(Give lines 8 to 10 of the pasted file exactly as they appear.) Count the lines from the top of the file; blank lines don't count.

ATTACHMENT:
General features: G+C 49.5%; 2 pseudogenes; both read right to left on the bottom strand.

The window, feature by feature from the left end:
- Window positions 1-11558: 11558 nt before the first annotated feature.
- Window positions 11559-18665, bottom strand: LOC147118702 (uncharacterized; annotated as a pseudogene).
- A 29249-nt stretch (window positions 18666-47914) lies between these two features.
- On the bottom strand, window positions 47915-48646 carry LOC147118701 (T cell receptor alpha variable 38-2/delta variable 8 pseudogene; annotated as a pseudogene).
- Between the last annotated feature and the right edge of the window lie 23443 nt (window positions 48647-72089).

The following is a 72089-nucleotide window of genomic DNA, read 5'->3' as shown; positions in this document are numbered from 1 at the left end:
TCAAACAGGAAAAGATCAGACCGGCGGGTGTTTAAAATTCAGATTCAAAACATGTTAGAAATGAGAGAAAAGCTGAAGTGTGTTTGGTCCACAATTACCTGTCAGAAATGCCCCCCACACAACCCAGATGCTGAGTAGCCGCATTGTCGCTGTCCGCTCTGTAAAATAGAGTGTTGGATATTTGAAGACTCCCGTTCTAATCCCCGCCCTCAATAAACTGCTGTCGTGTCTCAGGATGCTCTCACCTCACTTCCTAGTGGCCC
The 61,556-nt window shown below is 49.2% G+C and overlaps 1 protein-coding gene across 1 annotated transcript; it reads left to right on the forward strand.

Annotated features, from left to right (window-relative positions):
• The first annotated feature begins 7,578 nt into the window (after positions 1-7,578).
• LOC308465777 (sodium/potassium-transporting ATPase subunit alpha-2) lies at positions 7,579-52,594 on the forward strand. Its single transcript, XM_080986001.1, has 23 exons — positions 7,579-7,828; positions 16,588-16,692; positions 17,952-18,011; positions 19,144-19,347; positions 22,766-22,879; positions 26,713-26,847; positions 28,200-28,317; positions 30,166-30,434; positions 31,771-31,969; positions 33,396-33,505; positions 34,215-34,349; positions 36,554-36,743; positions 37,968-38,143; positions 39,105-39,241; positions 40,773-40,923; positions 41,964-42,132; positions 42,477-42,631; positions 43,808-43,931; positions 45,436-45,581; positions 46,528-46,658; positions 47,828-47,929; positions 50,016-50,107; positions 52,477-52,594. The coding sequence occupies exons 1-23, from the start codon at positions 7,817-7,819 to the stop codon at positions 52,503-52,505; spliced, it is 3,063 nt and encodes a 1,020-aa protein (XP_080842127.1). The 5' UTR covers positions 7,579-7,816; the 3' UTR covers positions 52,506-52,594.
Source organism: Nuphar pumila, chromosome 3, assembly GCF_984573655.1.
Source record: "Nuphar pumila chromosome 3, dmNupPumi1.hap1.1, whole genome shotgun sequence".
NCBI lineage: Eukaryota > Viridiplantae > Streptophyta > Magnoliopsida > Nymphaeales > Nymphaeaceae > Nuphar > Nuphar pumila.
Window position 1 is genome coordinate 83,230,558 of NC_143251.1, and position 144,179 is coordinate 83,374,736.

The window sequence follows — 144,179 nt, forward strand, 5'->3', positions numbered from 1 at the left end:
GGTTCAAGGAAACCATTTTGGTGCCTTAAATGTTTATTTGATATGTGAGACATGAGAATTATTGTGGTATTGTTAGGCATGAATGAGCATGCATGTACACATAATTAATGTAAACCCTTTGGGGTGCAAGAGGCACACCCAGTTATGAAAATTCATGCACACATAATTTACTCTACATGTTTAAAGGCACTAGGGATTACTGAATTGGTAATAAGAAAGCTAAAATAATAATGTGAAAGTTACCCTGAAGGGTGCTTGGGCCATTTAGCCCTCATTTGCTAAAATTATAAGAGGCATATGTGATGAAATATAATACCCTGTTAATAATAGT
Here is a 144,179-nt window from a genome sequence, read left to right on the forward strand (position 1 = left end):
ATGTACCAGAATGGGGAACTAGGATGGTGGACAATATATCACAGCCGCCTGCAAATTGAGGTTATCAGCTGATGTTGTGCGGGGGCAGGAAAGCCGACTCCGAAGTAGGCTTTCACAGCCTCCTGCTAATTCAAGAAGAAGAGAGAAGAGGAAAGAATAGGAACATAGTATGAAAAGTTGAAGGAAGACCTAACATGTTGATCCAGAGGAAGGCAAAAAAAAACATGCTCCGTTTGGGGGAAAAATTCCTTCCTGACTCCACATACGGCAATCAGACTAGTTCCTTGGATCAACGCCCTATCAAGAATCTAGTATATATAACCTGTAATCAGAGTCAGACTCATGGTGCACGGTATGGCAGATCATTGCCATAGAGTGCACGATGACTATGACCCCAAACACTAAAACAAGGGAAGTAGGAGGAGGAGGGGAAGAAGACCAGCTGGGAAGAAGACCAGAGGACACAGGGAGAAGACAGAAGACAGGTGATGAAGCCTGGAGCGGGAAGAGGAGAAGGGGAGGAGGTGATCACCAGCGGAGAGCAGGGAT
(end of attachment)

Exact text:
The following is a 72089-nucleotide window of genomic DNA, read 5'->3' as shown; positions in this document are numbered from 1 at the left end:
TCAAACAGGAAAAGATCAGACCGGCGGGTGTTTAAAATTCAGATTCAAAACATGTTAGAAATGAGAGAAAAGCTGAAGTGTGTTTGGTCCACAATTACCTGTCAGAAATGCCCCCCACACAACCCAGATGCTGAGTAGCCGCATTGTCGCTGTCCGCTCTGTAAAATAGAGTGTTGGATATTTGAAGACTCCCGTTCTAATCCCCGCCCTCAATAAACTGCTGTCGTGTCTCAGGATGCTCTCACCTCACTTCCTAGTGGCCC
The 61,556-nt window shown below is 49.2% G+C and overlaps 1 protein-coding gene across 1 annotated transcript; it reads left to right on the forward strand.